File picture: Pexels
THE TUG-of-war that erupted between health-care practitioners and several medical aid schemes led to an inquiry into allegations of racially profiling doctors and alleged vigilantism against doctors.

It comes after the chairperson of the National Health Care Professionals Association (NHCPA), Dr Donald Gumede, accused several medical aid schemes of racially profiling black, Indian and coloured doctors.

Gumede alleges that the schemes are unfairly targeting them by demanding they disclose private and confidential information about their patients, failure to which payments due to them are withheld.

Among some of the demands made by medical schemes is that doctors should submit their clinical notes and patient files, doctors alleged.

It is not the first time that allegations of racism in the health-care sector have been raised.

On Thursday the Council for Medical Schemes (CMS) with various organisations including doctor associations, the Board of Healthcare Funders convened a meeting in which the matter was discussed.

In the meeting a decision was taken to institute an inquiry into the allegations. The inquiry will start in a week and will take a period of four months after which a provisional report will be issued.

Dr Gumede said the probe was long overdue.

“We say no to vigilantism by anybody. It doesn’t matter who you are, or whether your pockets are deep, or whether you are black, red, white.

“We say yes to the rule of law, everybody should be equal before the law. It should not depend on your socio-economic status or the colour of your skin and we condemn severely coercion and extortion of health-care professionals by the schemes,” he said.

Gumede said where there was wrongdoing and fraud, lawful channels should be followed to address the issue and the matter reported to relevant authorities.

President of the Health Professions Council of SA (HPCSA), Dr Kgosi Letlape, was scathing in his response.

He slammed the “culture of vigilantism” and what he described as “de-professionalisation” of practitioners.

“One of our major concerns is that the working environment public and private is not conducive to ethical behaviour from health-care practitioner, Letlape said.

“We have seen major changes to the Medical Schemes Act that are lawful but a lot of them will not pass the mastery of ethics.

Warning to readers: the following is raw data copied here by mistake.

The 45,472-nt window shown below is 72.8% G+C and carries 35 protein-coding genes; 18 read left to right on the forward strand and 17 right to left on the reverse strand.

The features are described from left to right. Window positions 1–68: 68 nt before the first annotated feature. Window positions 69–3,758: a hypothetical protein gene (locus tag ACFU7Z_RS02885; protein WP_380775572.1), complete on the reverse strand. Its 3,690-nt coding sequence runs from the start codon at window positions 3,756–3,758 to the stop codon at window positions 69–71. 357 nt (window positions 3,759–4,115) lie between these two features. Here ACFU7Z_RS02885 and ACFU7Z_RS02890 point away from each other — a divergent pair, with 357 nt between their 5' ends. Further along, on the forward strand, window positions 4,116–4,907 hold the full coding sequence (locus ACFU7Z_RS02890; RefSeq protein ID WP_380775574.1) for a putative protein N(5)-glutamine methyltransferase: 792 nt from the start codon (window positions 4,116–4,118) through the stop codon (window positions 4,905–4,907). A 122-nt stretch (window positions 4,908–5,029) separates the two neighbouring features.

The preferred provider system is an unethical system because it is not equitable, it has preferential treatment, it violates the rights of the patient for choice of a practitioner so there are fundamental basic ethics that it violates and we have always asked the funders why they don’t set the terms and conditions and any practitioner that is prepared to meet those terms and conditions should be allowed to see patients under those terms and conditions.”

He slammed the practice of withholding payments from doctors.

“The second issue that promotes unethical behaviour is that you provide services as a professional and you are not sure that you are going to be paid. And you are now in a situation where when a funder pays you they have no obligation to pay you, they are doing you a favour,” he said.

The Health Funders Association’s (HFA) Lerato Mosia said: “It’s a pity and very unfortunate that we have got to a point like this today, where it almost seems like it has really got out of hand. However we are positive as HFA that a process that we have embarked on starting this year is going to bring good outcomes to this situation.”

Mosia says they are fully behind the CMS in finding a solution.

“It is a crisis that we are facing on fraud, waste and abuse as a country, one that has got dire consequences for everybody and eventually obviously for the country as a whole, one thing we do need to do is to acknowledge that there should come a time that we sit and discuss this to the fullest degree,” she said.

Meanwhile, the SA Medical Association (Sama) welcomed the probe and said the investigation must be conducted without favour or bias.

“Sama will not comment on any racial issues because we cannot prove it currently. But if it is proven we will comment on that,” said Sama chairperson Dr Angelique Coetzee.

Board of Healthcare Funders (BHF) and Healthcare Forensic Management Unit’s Dr Hleli Nhlapo denied allegations of racial profiling.

“I must say it upfront, in the constituency of BHF I don’t know of anyone who uses race to discriminate against claims. What we use in the industry is the PCNS number,” he said.

Sunday Independent